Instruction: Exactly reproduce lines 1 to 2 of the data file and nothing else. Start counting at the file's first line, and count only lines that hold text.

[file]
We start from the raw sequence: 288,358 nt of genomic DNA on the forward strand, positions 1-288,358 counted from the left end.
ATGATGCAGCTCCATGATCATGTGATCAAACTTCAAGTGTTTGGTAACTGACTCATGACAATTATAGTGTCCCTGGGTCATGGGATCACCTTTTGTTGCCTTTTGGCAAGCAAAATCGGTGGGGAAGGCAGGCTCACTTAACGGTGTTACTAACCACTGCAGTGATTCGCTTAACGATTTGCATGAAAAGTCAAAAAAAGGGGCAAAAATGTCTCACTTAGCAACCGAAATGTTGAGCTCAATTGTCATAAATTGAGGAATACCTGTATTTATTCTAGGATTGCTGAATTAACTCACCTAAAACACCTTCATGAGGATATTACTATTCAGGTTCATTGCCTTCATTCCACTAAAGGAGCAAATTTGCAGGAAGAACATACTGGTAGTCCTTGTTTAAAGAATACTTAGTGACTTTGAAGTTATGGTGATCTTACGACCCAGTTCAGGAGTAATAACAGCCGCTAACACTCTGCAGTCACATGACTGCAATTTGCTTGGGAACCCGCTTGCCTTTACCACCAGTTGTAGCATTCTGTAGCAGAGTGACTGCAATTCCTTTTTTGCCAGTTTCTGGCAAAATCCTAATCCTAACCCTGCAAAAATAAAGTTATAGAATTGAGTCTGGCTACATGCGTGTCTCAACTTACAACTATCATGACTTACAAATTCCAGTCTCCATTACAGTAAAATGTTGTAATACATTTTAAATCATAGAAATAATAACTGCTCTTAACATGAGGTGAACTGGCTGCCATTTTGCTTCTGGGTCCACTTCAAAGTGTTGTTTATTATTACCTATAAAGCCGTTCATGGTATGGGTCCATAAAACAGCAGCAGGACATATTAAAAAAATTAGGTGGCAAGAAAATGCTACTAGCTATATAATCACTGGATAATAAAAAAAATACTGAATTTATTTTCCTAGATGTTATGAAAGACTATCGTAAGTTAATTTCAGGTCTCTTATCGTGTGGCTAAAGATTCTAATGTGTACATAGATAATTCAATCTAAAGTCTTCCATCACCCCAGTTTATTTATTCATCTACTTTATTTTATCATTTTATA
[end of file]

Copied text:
We start from the raw sequence: 288,358 nt of genomic DNA on the forward strand, positions 1-288,358 counted from the left end.
ATGATGCAGCTCCATGATCATGTGATCAAACTTCAAGTGTTTGGTAACTGACTCATGACAATTATAGTGTCCCTGGGTCATGGGATCACCTTTTGTTGCCTTTTGGCAAGCAAAATCGGTGGGGAAGGCAGGCTCACTTAACGGTGTTACTAACCACTGCAGTGATTCGCTTAACGATTTGCATGAAAAGTCAAAAAAAGGGGCAAAAATGTCTCACTTAGCAACCGAAATGTTGAGCTCAATTGTCATAAATTGAGGAATACCTGTATTTATTCTAGGATTGCTGAATTAACTCACCTAAAACACCTTCATGAGGATATTACTATTCAGGTTCATTGCCTTCATTCCACTAAAGGAGCAAATTTGCAGGAAGAACATACTGGTAGTCCTTGTTTAAAGAATACTTAGTGACTTTGAAGTTATGGTGATCTTACGACCCAGTTCAGGAGTAATAACAGCCGCTAACACTCTGCAGTCACATGACTGCAATTTGCTTGGGAACCCGCTTGCCTTTACCACCAGTTGTAGCATTCTGTAGCAGAGTGACTGCAATTCCTTTTTTGCCAGTTTCTGGCAAAATCCTAATCCTAACCCTGCAAAAATAAAGTTATAGAATTGAGTCTGGCTACATGCGTGTCTCAACTTACAACTATCATGACTTACAAATTCCAGTCTCCATTACAGTAAAATGTTGTAATACATTTTAAATCATAGAAATAATAACTGCTCTTAACATGAGGTGAACTGGCTGCCATTTTGCTTCTGGGTCCACTTCAAAGTGTTGTTTATTATTACCTATAAAGCCGTTCATGGTATGGGTCCATAAAACAGCAGCAGGACATATTAAAAAAATTAGGTGGCAAGAAAATGCTACTAGCTATATAATCACTGGATAATAAAAAAAATACTGAATTTATTTTCCTAGATGTTATGAAAGACTATCGTAAGTTAATTTCAGGTCTCTTATCGTGTGGCTAAAGATTCTAATGTGTACATAGATAATTCAATCTAAAGTCTTCCATCACCCCAGTTTATTTATTCATCTACTTTATTTTATCATTTTATA